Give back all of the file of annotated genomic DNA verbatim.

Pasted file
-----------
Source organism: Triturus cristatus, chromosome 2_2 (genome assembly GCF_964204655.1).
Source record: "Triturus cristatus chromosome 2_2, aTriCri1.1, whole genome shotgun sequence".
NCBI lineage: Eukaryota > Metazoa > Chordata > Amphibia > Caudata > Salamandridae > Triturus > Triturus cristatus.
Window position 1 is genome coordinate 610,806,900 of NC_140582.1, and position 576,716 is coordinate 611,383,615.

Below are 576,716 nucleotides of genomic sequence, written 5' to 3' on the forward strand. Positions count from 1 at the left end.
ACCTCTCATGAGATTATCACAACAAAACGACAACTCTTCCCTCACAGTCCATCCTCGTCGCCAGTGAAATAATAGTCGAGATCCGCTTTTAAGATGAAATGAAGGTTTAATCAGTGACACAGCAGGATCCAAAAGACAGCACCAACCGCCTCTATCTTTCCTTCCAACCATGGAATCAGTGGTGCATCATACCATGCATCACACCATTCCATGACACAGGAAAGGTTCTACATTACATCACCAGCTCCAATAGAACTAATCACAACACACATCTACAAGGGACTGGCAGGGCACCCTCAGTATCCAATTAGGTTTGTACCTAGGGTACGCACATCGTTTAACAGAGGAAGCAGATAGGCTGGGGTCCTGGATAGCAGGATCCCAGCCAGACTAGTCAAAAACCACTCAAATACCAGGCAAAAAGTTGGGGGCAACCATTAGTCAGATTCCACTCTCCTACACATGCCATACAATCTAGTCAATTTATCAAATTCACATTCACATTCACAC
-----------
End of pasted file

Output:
Source organism: Triturus cristatus, chromosome 2_2 (genome assembly GCF_964204655.1).
Source record: "Triturus cristatus chromosome 2_2, aTriCri1.1, whole genome shotgun sequence".
NCBI lineage: Eukaryota > Metazoa > Chordata > Amphibia > Caudata > Salamandridae > Triturus > Triturus cristatus.
Window position 1 is genome coordinate 610,806,900 of NC_140582.1, and position 576,716 is coordinate 611,383,615.

Below are 576,716 nucleotides of genomic sequence, written 5' to 3' on the forward strand. Positions count from 1 at the left end.
ACCTCTCATGAGATTATCACAACAAAACGACAACTCTTCCCTCACAGTCCATCCTCGTCGCCAGTGAAATAATAGTCGAGATCCGCTTTTAAGATGAAATGAAGGTTTAATCAGTGACACAGCAGGATCCAAAAGACAGCACCAACCGCCTCTATCTTTCCTTCCAACCATGGAATCAGTGGTGCATCATACCATGCATCACACCATTCCATGACACAGGAAAGGTTCTACATTACATCACCAGCTCCAATAGAACTAATCACAACACACATCTACAAGGGACTGGCAGGGCACCCTCAGTATCCAATTAGGTTTGTACCTAGGGTACGCACATCGTTTAACAGAGGAAGCAGATAGGCTGGGGTCCTGGATAGCAGGATCCCAGCCAGACTAGTCAAAAACCACTCAAATACCAGGCAAAAAGTTGGGGGCAACCATTAGTCAGATTCCACTCTCCTACACATGCCATACAATCTAGTCAATTTATCAAATTCACATTCACATTCACAC